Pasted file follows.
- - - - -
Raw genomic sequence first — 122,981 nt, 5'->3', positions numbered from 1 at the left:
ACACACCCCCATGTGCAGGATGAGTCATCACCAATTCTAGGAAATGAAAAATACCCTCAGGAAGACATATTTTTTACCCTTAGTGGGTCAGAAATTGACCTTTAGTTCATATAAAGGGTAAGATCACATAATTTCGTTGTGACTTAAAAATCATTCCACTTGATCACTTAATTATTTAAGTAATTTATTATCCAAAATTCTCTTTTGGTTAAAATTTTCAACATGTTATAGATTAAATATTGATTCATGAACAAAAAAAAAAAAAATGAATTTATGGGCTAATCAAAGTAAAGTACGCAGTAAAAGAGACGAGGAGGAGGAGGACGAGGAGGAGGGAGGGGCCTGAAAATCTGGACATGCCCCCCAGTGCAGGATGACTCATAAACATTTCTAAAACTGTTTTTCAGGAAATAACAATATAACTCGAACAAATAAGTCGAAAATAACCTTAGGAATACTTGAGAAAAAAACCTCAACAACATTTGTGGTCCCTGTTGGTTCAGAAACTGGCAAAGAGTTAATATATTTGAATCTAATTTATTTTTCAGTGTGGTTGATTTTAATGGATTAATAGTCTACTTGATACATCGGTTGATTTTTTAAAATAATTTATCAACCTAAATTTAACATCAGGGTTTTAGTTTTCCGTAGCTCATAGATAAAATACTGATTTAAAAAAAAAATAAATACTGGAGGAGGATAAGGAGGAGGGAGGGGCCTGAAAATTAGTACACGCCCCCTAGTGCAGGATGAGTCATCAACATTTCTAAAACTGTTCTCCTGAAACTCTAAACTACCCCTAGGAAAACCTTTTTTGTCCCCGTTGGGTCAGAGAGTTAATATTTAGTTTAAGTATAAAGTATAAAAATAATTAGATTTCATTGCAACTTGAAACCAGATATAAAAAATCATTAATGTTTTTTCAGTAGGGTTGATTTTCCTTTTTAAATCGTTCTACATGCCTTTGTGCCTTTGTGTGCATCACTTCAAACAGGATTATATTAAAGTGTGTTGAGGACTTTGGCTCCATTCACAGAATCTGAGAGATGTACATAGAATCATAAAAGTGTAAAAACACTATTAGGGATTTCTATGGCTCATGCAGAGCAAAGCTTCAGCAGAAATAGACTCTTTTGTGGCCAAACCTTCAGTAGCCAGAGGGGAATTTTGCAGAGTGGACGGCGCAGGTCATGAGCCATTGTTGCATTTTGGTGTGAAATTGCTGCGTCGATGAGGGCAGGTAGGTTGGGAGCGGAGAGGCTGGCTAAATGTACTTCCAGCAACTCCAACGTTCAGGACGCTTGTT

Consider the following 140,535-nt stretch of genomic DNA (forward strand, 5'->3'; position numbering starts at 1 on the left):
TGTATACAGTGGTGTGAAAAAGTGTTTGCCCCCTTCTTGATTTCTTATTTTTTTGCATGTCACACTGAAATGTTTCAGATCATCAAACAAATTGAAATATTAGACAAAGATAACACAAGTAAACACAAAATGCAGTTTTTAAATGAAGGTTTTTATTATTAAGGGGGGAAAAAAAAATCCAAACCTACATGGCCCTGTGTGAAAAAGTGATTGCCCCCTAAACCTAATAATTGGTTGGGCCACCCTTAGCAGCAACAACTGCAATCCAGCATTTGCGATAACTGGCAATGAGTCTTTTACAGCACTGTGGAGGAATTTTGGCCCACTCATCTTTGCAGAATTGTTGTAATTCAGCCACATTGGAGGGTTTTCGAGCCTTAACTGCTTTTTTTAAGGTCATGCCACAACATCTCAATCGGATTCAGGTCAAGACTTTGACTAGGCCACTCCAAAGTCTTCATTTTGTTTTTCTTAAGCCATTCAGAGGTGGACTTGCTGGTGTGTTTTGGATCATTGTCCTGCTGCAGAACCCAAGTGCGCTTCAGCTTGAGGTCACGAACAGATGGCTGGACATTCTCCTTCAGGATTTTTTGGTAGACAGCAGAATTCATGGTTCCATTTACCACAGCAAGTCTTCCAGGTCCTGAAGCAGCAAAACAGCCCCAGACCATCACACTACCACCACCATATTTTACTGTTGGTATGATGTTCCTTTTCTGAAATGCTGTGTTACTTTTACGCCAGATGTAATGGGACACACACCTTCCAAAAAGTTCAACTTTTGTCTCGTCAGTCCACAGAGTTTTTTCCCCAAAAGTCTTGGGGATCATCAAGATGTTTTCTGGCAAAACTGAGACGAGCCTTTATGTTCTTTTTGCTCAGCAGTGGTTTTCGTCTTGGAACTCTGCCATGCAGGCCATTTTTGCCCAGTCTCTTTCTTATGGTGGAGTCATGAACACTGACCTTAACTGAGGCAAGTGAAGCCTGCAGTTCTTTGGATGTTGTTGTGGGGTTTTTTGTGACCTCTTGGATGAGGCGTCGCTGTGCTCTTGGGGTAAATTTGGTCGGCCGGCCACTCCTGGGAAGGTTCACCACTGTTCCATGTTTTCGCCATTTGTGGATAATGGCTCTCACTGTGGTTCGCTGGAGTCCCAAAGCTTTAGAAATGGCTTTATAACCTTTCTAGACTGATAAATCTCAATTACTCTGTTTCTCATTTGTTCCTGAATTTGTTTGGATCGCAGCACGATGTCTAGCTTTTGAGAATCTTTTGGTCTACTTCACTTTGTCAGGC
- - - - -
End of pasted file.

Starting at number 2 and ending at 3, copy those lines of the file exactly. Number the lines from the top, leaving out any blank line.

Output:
ACACACCCCCATGTGCAGGATGAGTCATCACCAATTCTAGGAAATGAAAAATACCCTCAGGAAGACATATTTTTTACCCTTAGTGGGTCAGAAATTGACCTTTAGTTCATATAAAGGGTAAGATCACATAATTTCGTTGTGACTTAAAAATCATTCCACTTGATCACTTAATTATTTAAGTAATTTATTATCCAAAATTCTCTTTTGGTTAAAATTTTCAACATGTTATAGATTAAATATTGATTCATGAACAAAAAAAAAAAAAATGAATTTATGGGCTAATCAAAGTAAAGTACGCAGTAAAAGAGACGAGGAGGAGGAGGACGAGGAGGAGGGAGGGGCCTGAAAATCTGGACATGCCCCCCAGTGCAGGATGACTCATAAACATTTCTAAAACTGTTTTTCAGGAAATAACAATATAACTCGAACAAATAAGTCGAAAATAACCTTAGGAATACTTGAGAAAAAAACCTCAACAACATTTGTGGTCCCTGTTGGTTCAGAAACTGGCAAAGAGTTAATATATTTGAATCTAATTTATTTTTCAGTGTGGTTGATTTTAATGGATTAATAGTCTACTTGATACATCGGTTGATTTTTTAAAATAATTTATCAACCTAAATTTAACATCAGGGTTTTAGTTTTCCGTAGCTCATAGATAAAATACTGATTTAAAAAAAAAATAAATACTGGAGGAGGATAAGGAGGAGGGAGGGGCCTGAAAATTAGTACACGCCCCCTAGTGCAGGATGAGTCATCAACATTTCTAAAACTGTTCTCCTGAAACTCTAAACTACCCCTAGGAAAACCTTTTTTGTCCCCGTTGGGTCAGAGAGTTAATATTTAGTTTAAGTATAAAGTATAAAAATAATTAGATTTCATTGCAACTTGAAACCAGATATAAAAAATCATTAATGTTTTTTCAGTAGGGTTGATTTTCCTTTTTAAATCGTTCTACATGCCTTTGTGCCTTTGTGTGCATCACTTCAAACAGGATTATATTAAAGTGTGTTGAGGACTTTGGCTCCATTCACAGAATCTGAGAGATGTACATAGAATCATAAAAGTGTAAAAACACTATTAGGGATTTCTATGGCTCATGCAGAGCAAAGCTTCAGCAGAAATAGACTCTTTTGTGGCCAAACCTTCAGTAGCCAGAGGGGAATTTTGCAGAGTGGACGGCGCAGGTCATGAGCCATTGTTGCATTTTGGTGTGAAATTGCTGCGTCGATGAGGGCAGGTAGGTTGGGAGCGGAGAGGCTGGCTAAATGTACTTCCAGCAACTCCAACGTTCAGGACGCTTGTT

Consider the following 140,535-nt stretch of genomic DNA (forward strand, 5'->3'; position numbering starts at 1 on the left):